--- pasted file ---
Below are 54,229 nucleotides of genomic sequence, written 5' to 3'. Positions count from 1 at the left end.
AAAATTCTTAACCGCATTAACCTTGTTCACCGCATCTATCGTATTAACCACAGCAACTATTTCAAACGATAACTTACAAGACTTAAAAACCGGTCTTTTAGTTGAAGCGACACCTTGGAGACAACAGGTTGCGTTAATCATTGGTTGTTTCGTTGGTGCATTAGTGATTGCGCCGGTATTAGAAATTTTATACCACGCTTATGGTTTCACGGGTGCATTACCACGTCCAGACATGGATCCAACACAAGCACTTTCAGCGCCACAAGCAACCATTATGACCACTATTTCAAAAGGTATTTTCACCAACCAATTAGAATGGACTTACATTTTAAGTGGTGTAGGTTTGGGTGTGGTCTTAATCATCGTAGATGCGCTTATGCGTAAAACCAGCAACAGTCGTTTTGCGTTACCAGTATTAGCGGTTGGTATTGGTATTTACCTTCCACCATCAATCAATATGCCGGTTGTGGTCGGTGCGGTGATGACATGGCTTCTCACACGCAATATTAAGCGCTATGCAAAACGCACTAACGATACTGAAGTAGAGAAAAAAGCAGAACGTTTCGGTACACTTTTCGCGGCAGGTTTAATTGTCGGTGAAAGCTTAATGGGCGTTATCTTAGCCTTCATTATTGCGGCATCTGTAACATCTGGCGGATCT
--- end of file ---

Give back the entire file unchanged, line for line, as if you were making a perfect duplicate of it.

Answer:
Below are 54,229 nucleotides of genomic sequence, written 5' to 3'. Positions count from 1 at the left end.
AAAATTCTTAACCGCATTAACCTTGTTCACCGCATCTATCGTATTAACCACAGCAACTATTTCAAACGATAACTTACAAGACTTAAAAACCGGTCTTTTAGTTGAAGCGACACCTTGGAGACAACAGGTTGCGTTAATCATTGGTTGTTTCGTTGGTGCATTAGTGATTGCGCCGGTATTAGAAATTTTATACCACGCTTATGGTTTCACGGGTGCATTACCACGTCCAGACATGGATCCAACACAAGCACTTTCAGCGCCACAAGCAACCATTATGACCACTATTTCAAAAGGTATTTTCACCAACCAATTAGAATGGACTTACATTTTAAGTGGTGTAGGTTTGGGTGTGGTCTTAATCATCGTAGATGCGCTTATGCGTAAAACCAGCAACAGTCGTTTTGCGTTACCAGTATTAGCGGTTGGTATTGGTATTTACCTTCCACCATCAATCAATATGCCGGTTGTGGTCGGTGCGGTGATGACATGGCTTCTCACACGCAATATTAAGCGCTATGCAAAACGCACTAACGATACTGAAGTAGAGAAAAAAGCAGAACGTTTCGGTACACTTTTCGCGGCAGGTTTAATTGTCGGTGAAAGCTTAATGGGCGTTATCTTAGCCTTCATTATTGCGGCATCTGTAACATCTGGCGGATCT